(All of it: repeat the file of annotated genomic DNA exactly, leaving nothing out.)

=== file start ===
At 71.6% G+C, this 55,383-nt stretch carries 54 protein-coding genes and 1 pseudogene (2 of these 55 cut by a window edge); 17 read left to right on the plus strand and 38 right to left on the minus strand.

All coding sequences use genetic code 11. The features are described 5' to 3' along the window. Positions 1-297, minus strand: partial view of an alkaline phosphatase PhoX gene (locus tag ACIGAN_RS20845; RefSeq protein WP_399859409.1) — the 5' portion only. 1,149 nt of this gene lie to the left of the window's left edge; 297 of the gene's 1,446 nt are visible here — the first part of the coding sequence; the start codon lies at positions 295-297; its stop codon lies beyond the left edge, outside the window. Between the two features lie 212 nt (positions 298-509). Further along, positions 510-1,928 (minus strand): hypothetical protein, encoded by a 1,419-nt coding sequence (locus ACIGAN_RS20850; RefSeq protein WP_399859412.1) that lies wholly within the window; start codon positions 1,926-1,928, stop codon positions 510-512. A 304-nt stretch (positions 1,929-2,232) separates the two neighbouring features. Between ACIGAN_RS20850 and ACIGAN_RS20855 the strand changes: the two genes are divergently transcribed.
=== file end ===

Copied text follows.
At 71.6% G+C, this 55,383-nt stretch carries 54 protein-coding genes and 1 pseudogene (2 of these 55 cut by a window edge); 17 read left to right on the plus strand and 38 right to left on the minus strand.

All coding sequences use genetic code 11. The features are described 5' to 3' along the window. Positions 1-297, minus strand: partial view of an alkaline phosphatase PhoX gene (locus tag ACIGAN_RS20845; RefSeq protein WP_399859409.1) — the 5' portion only. 1,149 nt of this gene lie to the left of the window's left edge; 297 of the gene's 1,446 nt are visible here — the first part of the coding sequence; the start codon lies at positions 295-297; its stop codon lies beyond the left edge, outside the window. Between the two features lie 212 nt (positions 298-509). Further along, positions 510-1,928 (minus strand): hypothetical protein, encoded by a 1,419-nt coding sequence (locus ACIGAN_RS20850; RefSeq protein WP_399859412.1) that lies wholly within the window; start codon positions 1,926-1,928, stop codon positions 510-512. A 304-nt stretch (positions 1,929-2,232) separates the two neighbouring features. Between ACIGAN_RS20850 and ACIGAN_RS20855 the strand changes: the two genes are divergently transcribed.